Articles Posted in Probation

Probation and supervised release are very attractive alternatives to incarceration for a person who has been convicted of a crime. In addition to being able to stay out of prison, these types of criminal penalties allow you to work while carrying out your sentence and often to live with and maintain a closer relationship with family. It’s important to remember that probation and supervised release often come with very strict terms, however. As a recent case out of the U.S Court of Appeals for the Fourth Circuit shows, a person who violates those terms is likely headed to jail.

jail_wireMr. Padgett was convicted on two counts of cocaine-related conspiracy in 1998. He was again charged and convicted on a criminal offense 11 years later, this time for allegedly attempting to escape custody. He was eventually sentenced to supervised release, but that release was revoked on two separate occasions. Padgett was resentenced to more than a decade behind bars after a court found that Padgett violated the terms of his probation by possessing a firearm and a knife and by committing battery.

Padgett later appealed the decision, arguing that the court abused its discretion in revoking his probation. The Fourth District disagreed, finding that there was ample evidence in the record to support the allegation that Padgett violated the probation by possessing a firearm and committing battery. Padgett was apprehended by police near the place where he worked, shortly after reports that five shots were fired at the business. He fit the description of the subject and was identified by a witness as the person who fired the shots. A particle sample taken from Padgett the same night tested positive for gun residue.

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Some people who are arrested, charged, and eventually convicted of a crime may be able to avoid prison time through probation. This is a form of supervised release in which the person is allowed to live freely and go on with his or her life, as long as the person stays out of trouble and checks in regularly with a probation officer. Probation is often also a condition for folks who do some prison time but earn an early release. It’s an incredibly attractive alternative to being locked in a cell. But, as a recent West Virginia Supreme Court decision shows, your probation isn’t likely to last long if you violate the terms of the deal.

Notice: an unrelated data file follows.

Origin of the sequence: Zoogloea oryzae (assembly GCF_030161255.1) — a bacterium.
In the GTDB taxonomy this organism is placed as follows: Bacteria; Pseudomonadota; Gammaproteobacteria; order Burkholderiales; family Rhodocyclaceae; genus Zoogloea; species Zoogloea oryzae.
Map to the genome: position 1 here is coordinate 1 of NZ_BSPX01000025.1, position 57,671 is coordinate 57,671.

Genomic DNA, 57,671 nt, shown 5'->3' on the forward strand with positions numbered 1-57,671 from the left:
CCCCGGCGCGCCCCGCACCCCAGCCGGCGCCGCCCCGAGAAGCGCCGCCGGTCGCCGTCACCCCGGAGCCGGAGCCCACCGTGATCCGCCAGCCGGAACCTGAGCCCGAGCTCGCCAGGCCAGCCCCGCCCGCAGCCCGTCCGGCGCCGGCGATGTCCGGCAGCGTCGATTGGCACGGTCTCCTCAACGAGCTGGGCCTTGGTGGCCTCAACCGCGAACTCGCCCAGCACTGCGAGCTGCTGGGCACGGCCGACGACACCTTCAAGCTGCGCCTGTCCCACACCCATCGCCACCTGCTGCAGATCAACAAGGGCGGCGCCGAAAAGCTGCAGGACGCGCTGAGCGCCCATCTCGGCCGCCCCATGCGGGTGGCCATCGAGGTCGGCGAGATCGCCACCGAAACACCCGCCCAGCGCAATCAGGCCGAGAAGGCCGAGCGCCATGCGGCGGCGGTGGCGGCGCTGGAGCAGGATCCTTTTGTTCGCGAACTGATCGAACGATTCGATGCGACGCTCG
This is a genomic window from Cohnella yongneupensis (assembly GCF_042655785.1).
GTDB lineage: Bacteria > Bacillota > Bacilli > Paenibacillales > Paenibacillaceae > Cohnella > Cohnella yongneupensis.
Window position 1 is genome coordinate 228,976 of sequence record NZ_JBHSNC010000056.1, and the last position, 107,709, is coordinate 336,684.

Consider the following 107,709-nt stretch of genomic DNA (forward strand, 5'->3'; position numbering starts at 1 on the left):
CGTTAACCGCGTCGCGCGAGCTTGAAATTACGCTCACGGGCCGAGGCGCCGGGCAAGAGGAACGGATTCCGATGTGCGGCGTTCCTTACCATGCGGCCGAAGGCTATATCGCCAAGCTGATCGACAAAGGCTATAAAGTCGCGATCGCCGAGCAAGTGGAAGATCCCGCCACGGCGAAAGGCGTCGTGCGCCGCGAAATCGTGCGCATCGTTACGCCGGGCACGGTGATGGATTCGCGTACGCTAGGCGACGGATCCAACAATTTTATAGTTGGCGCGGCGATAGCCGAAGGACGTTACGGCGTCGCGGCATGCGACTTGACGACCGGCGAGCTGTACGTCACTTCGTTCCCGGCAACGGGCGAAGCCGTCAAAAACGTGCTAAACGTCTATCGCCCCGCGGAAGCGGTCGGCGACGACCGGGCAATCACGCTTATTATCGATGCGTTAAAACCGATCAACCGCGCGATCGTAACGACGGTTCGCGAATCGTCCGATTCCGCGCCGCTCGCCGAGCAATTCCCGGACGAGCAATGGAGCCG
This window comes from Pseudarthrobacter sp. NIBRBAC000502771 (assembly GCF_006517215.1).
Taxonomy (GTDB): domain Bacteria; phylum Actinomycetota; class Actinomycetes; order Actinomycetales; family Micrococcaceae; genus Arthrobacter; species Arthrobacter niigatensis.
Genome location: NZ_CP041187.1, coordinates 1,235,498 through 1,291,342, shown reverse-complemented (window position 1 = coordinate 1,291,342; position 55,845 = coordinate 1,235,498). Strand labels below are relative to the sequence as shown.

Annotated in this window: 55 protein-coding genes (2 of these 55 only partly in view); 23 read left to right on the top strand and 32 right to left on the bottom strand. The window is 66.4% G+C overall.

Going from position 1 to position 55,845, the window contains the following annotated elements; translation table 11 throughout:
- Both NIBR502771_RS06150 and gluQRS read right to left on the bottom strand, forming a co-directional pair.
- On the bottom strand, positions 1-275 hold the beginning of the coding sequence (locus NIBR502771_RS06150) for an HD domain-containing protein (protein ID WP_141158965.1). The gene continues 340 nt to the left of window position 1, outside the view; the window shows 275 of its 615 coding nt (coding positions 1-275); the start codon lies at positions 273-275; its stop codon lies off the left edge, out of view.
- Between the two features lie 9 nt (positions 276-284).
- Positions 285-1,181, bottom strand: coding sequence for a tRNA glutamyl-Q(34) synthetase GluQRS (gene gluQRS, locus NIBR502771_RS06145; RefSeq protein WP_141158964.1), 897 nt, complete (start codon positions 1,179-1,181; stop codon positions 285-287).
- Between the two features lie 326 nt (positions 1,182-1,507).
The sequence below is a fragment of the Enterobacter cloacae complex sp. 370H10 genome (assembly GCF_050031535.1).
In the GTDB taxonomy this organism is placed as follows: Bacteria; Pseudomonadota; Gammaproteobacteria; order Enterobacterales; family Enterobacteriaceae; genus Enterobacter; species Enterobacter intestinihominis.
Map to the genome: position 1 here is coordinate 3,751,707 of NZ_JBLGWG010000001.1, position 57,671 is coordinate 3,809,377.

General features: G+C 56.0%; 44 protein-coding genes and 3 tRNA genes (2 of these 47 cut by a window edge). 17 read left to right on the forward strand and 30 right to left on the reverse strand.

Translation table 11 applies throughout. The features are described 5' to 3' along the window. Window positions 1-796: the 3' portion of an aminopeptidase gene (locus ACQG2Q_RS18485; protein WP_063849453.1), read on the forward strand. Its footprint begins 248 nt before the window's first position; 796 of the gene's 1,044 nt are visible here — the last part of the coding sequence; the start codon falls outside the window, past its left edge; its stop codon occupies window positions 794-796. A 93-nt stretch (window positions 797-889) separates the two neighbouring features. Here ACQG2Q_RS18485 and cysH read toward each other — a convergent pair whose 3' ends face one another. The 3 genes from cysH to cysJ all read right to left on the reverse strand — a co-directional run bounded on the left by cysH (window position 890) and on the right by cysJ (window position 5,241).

prison-979960-mMr. Henry was sentenced to four to 30 years in prison after pleading guilty to four counts of delivery of a controlled substance in September 2009. A circuit court suspended the sentence, however, and instead ordered Henry to do five years of probation. The terms of his probation required Henry not to break the law, to stay away from people dealing in drugs, and to abstain from using or possessing drugs.

It appears that Henry didn’t follow those rules. His probation officer filed three different petitions to revoke Henry’s probation in the four-year period that followed. The first came after Henry failed a drug test, was arrested and charged with battery, and was arrested again and charged with possession of a controlled substance. The second came after he was arrested for battery again and failed to report a second controlled substance arrest. A court revoked Henry’s probation and sentenced him to prison but later softened the decision after Henry spent about two months behind bars. The court then granted Henry house arrest and probation.

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